Popcorn Activism II
The presidency is extremely important, of course. But there are also thousands of critically important offices all the way down the ballot. And the vast majority — 70 percent of state legislatures, more than 60 percent of governors, 55 percent of attorneys general and secretaries of state — are in Republicans hands. And, of course, Republicans control both chambers of Congress.
With the final paragraph comes the money quote:
But the much more significant question facing the [Democratic] party isn’t about the White House — it’s about all the other offices in the land. The problem is that control of the presidency seems to have blinded progressive activists to the possibility of even having an argument about what to do about all of them. That will change if and when the GOP seizes the White House, too, and Democrats bottom out. But the truly striking thing is how close to bottom the party is already and how blind it seems to be to that fact.
If the GOP take the presidency, of course, they reset back to homeostatic bi-polar alternation, degenerative quasi-equilibrium, and democratic functionality — which is disaster. So for the GOP, the question is how to stay out of the White House (without seeming to want to), while incrementally subverting the central organs of national executive power. When the decay process reaches the stages where large burning chunks are falling off, it’s critical that there’s a Democrat in the Oval Office to explain on cable news how it isn’t ze fault.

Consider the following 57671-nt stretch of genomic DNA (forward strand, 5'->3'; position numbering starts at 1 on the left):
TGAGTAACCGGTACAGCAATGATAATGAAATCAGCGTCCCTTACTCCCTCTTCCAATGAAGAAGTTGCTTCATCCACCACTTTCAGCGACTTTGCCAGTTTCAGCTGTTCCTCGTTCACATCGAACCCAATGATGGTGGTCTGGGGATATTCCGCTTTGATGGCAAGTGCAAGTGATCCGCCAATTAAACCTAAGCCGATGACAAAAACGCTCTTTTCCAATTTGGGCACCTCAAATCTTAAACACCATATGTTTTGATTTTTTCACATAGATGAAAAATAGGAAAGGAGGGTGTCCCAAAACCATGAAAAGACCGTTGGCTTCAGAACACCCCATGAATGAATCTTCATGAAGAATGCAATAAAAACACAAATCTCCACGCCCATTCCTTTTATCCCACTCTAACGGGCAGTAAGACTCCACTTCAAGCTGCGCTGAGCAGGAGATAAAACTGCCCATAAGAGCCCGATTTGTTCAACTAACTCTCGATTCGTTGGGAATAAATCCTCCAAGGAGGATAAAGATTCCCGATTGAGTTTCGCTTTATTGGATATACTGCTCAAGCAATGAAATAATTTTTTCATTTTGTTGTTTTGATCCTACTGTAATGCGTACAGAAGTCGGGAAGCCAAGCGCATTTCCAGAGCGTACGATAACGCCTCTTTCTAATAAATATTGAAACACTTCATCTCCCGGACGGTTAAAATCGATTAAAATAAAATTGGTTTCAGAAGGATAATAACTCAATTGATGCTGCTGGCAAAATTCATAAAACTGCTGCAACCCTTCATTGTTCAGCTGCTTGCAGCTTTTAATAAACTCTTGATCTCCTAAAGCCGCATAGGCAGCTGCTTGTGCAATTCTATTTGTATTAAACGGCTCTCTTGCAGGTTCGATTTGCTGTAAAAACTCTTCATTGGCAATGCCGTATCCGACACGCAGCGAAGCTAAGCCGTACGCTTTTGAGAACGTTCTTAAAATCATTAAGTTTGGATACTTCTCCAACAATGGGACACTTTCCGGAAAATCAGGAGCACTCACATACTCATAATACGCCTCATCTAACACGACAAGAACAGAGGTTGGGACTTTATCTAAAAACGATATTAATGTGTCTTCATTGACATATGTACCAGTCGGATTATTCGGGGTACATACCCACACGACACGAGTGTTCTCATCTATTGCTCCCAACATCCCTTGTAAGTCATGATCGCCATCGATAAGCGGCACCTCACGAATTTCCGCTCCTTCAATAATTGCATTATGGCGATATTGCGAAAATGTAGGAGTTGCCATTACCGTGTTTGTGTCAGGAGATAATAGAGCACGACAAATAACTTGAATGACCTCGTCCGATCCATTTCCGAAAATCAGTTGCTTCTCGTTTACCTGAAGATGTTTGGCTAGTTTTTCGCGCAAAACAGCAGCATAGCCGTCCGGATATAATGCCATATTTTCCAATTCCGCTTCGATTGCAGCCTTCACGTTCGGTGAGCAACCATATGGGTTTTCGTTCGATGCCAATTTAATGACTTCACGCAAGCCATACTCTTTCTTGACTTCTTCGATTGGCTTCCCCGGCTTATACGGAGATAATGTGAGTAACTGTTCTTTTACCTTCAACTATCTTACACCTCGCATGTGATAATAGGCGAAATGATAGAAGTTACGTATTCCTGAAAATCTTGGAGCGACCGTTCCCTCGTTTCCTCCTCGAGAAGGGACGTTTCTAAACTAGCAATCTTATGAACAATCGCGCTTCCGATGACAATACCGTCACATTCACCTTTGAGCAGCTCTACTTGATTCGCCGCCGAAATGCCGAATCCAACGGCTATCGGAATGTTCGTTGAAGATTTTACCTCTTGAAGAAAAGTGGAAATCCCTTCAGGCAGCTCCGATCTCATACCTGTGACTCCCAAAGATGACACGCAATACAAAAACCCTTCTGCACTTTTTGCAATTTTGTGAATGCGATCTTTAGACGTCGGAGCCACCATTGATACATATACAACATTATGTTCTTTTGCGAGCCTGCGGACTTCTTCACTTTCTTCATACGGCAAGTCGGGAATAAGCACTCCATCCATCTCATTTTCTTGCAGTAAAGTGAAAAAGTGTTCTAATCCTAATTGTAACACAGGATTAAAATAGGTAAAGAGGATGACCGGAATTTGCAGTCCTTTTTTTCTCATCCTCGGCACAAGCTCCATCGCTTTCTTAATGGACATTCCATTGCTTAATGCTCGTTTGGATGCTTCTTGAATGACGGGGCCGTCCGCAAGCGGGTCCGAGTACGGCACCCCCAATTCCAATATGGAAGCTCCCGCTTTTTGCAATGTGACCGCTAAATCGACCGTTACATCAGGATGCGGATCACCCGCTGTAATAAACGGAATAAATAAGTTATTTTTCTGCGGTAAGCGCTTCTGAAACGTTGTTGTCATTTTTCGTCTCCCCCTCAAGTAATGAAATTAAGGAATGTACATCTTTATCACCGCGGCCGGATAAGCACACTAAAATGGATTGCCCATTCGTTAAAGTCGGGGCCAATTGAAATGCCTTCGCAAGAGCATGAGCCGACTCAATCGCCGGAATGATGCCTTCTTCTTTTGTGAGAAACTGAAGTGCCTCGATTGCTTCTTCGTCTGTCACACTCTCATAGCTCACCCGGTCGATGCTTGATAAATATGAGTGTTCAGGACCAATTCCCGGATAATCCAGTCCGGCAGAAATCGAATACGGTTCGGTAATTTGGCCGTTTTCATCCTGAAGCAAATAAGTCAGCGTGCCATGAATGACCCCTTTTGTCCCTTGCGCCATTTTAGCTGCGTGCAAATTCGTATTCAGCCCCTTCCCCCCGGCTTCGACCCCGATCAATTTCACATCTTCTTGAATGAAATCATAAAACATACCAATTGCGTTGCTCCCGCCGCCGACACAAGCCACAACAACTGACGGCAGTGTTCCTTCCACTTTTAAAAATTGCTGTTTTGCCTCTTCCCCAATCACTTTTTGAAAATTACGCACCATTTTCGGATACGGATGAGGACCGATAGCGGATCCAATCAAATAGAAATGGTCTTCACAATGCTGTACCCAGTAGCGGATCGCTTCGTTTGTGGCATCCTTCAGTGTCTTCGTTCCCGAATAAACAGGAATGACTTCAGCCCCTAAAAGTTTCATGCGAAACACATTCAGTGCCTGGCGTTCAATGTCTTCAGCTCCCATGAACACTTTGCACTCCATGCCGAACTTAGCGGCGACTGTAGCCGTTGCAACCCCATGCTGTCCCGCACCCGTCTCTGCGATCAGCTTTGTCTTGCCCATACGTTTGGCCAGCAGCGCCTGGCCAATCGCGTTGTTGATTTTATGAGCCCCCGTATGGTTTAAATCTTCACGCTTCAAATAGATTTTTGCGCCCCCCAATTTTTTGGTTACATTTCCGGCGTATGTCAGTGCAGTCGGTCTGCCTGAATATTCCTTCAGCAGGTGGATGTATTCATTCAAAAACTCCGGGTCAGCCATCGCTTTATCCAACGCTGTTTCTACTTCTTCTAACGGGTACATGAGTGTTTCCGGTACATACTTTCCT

Yglesias seems to think the Republicans might do something with the presidency of right-wing significance, which is (of course) laughable on its face. The Union Executive exists to take the coming fall, and nothing else. With that kept firmly in mind, everything can go swimmingly.